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As a lifestyle, farming is often something you’re born into, but Bill Edwards, 69, is a first-generation farmer who came into it later in life. Prior to jumping into farming, Edwards built experience working as a financial adviser with Edward Jones in Aberdeen, SD, a profession he continues to practice today. Over the years, this experience has proven invaluable in making management decisions for his operation as it expanded to the more than 6500 acres of corn, soybeans, and wheat that make up Double E Farms near Frederick, SD – but more on that later. Bill’s first steps into the larger world of farming were made back in 1993, when he purchased 40 acres in the country to build a log home. The acreage had some pasture space, which piqued the interest of his son, Ty.

“We moved out into the country when our son was about 12 years old, and he wanted to get some livestock,” Bill said. “We didn’t know anything about livestock or cattle, so we got sheep. Then, Ty wanted to raise his own forage for the sheep, and it took off from there.”

The Edwards had their neighbor plant a small patch of corn as a food plot, and Ty had the idea they should harvest it themselves. Thus, the first piece of equipment purchased for their operation was a single row corn picker Bill picked up from an old friend and retired farmer for $150. Ty’s job was to get it in working order.

“This one-row pull-type corn picker was as old as the hills,” Ty said. “We pulled it home, we got it fixed up, and we pulled it with a Ford 8N tractor. That was our first corn crop.”

They continued acquiring old, rudimentary equipment, and everything snowballed from there. Three years later in 1997, they purchased their first farm from another acquaintance who was retiring. Ty is 39 now, and farming is about all he’s thought about for the past 25 years.

“The thing I like about it is there’s a big sense of accomplishment,” Ty said. “You get to see the land transform as you improve it, and you also get to see crops transform from planting a seed through the whole process until you actually have a crop to harvest.”

For Bill, the appeal of farming has always stemmed from an immense love for the beauty of land, as well as a passion for the responsibilities of good stewardship.

View from one of the fields on the Edwards farm. A love for the beauty of the land is part of their farming passion.

View from one of the fields on the Edwards farm. A love for the beauty of the land is part of their farming passion.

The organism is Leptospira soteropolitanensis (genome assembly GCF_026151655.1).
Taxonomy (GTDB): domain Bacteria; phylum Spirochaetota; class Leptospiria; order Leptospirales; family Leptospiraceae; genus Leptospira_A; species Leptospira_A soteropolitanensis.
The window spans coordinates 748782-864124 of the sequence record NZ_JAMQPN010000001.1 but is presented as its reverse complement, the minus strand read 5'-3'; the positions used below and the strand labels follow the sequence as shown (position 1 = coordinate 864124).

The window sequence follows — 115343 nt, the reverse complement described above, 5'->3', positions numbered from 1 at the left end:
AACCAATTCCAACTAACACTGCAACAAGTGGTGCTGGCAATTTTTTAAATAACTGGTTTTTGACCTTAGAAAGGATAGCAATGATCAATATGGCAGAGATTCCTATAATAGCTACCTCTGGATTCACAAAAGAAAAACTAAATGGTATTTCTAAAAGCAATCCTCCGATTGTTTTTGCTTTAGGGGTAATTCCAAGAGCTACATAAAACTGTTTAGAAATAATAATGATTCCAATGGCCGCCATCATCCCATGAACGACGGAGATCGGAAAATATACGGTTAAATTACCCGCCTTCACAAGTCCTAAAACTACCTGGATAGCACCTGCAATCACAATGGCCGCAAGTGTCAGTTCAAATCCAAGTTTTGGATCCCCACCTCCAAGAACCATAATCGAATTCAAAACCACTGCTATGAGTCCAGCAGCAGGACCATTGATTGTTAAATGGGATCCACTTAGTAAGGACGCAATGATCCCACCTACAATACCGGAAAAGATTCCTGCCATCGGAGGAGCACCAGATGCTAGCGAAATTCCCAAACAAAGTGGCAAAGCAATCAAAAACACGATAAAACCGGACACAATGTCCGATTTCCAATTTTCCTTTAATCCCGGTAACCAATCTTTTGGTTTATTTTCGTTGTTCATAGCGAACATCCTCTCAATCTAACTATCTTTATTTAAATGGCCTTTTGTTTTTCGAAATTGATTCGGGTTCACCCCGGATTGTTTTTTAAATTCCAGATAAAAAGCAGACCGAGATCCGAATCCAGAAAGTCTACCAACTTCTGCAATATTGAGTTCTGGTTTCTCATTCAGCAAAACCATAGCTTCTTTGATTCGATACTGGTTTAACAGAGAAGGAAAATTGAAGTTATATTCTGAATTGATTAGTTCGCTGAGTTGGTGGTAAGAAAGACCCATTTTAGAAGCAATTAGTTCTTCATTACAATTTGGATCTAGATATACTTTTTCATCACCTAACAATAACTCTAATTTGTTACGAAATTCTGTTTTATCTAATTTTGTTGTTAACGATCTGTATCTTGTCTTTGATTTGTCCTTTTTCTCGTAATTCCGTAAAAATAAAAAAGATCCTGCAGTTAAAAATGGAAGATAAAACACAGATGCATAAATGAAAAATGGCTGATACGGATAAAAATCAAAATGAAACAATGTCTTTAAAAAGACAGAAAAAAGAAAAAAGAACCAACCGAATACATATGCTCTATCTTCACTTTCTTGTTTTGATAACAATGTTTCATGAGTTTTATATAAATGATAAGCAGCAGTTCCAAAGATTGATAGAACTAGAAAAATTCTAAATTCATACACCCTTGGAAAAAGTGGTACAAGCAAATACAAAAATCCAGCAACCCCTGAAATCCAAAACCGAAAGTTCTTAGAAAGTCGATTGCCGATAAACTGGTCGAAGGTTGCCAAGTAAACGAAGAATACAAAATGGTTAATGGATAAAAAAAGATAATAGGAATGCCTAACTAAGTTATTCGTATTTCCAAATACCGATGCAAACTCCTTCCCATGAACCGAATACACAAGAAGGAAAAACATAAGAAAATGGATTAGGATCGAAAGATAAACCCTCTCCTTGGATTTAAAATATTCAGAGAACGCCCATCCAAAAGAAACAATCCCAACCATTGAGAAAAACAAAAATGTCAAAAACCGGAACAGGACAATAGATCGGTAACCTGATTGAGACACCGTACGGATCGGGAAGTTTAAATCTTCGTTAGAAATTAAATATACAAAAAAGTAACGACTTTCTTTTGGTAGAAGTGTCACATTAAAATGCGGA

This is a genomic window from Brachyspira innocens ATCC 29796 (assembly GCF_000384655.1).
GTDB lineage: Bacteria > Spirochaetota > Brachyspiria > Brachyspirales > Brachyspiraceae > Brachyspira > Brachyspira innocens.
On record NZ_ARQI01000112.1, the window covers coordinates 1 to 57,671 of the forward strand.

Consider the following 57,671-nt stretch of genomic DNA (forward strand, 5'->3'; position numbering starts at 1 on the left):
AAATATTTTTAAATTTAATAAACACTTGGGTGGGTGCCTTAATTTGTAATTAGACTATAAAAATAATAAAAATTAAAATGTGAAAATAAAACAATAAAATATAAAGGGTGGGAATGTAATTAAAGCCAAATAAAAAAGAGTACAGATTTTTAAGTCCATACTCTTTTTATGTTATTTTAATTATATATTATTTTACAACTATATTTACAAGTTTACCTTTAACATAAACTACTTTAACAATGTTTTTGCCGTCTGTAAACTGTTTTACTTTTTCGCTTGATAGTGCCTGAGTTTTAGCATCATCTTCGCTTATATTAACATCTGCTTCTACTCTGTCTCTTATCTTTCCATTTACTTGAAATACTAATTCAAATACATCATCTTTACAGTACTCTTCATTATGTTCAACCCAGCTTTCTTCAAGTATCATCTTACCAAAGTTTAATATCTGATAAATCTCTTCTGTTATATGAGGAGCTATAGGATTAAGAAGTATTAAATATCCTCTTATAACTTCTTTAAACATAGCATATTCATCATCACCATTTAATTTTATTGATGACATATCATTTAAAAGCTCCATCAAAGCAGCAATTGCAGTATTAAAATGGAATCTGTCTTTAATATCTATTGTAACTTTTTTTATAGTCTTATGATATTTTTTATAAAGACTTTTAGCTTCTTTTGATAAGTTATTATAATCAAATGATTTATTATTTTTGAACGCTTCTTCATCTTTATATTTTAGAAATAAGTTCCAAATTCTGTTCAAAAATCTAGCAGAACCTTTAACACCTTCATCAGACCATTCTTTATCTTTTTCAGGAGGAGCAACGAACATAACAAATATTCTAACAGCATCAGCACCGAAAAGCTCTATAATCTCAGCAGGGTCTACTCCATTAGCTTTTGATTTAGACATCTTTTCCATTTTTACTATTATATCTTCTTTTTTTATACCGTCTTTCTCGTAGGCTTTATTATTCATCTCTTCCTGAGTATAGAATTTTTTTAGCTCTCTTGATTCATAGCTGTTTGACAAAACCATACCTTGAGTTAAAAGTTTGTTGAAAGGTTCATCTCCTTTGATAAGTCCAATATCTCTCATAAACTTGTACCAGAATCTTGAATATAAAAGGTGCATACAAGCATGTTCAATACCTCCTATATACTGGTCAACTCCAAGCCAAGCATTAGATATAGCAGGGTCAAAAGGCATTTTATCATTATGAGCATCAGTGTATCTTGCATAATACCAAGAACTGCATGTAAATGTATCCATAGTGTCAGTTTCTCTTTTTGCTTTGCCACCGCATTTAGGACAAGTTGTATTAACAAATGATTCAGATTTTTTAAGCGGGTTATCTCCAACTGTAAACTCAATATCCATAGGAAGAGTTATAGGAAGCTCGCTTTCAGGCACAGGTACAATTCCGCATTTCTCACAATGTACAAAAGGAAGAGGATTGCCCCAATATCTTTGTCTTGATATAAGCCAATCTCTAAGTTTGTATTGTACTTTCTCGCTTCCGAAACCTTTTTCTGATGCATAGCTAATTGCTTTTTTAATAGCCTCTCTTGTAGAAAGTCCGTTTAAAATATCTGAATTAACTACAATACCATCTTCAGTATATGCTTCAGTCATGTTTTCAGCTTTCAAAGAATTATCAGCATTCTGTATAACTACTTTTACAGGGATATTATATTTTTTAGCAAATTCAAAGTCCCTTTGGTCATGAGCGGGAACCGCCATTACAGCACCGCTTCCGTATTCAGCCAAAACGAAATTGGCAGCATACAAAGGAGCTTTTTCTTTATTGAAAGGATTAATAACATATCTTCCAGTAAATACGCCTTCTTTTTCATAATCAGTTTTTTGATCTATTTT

“I just revere the land,” Bill said. “Time and again, I marvel at the beauty of this land, and I love seeing it every time I go up to the farm. Just about every plant and form of wildlife that’s native to northeastern South Dakota can be found on the farm. I thoroughly enjoy grooming and improving and making land look nice and being productive – that appealed to me so deeply, everything just went on from there.”

Building an operation from 40 acres to more than 6500 requires the knowledge of what makes land a good investment, as well as the vision to recognize the future potential of those investments. When Bill first started, he knew very little about agriculture, and back in the 1990s, productivity indexes were not readily available to help estimate the value of particular parcels. He frequently referenced old paper soil surveys published by counties to glean what he could. From there, he would drive out and see the land for himself and try to visualize what it could become with a little bit of hard work.

“I’m a risk taker, but a calculated risk taker,” Bill said. “I just searched for the right investments, what I thought were the right investments, and most of them were. I was careful to buy the best quality ground I felt could be improved, whether that was by removing fences, picking rocks, or whatever else we could do to enhance the productivity of the land. One of the things that has been a benefit to me is I’ve always been able to envision what something could be, what it could take to get there, and what the relative value is.”

Naturally, Bill’s investment background has been hugely beneficial in those decisions. However, an education in farming is a lifelong process, and having additional resources for information is always welcome. Both Ty and Bill are avid viewers of Ag PhD and attend informational meetings to learn new ways to benefit their operation.

“I think I’ve pretty much watched Ag PhD since its inception,” Bill said. “I rarely miss an episode. I like hearing from Brian and Darren and learning their perspectives.”

Since he is a big proponent of improving land to be the best investment it can be, Bill has particularly enjoyed learning more about proper drainage and tiling. Brian and Darren have been big advocates of tiling for years, and the topic is a frequent point of discussion in maximizing yields on the farm. However, tiling is just one part of what it takes to be a good steward of the land. For Bill, caring for the ground carries a much deeper significance.

“One thing I really appreciate about Brian and Darren is their biblical perspective of taking care of the land,” Bill said. “With all this land we have, it’s important for me to say I’m just a steward, and only for a short time – maybe a few decades. We don’t own any of it. We just pass it on to the next generation to be good stewards, too.”

Bill Edwards (left) with his son, Ty (center), and farmhand Hunter Barnett (right) all contribute to the improvement of the Edwards farm.

Bill Edwards (left) with his son, Ty (center), and farmhand Hunter Barnett (right) all contribute to the improvement of the Edwards farm.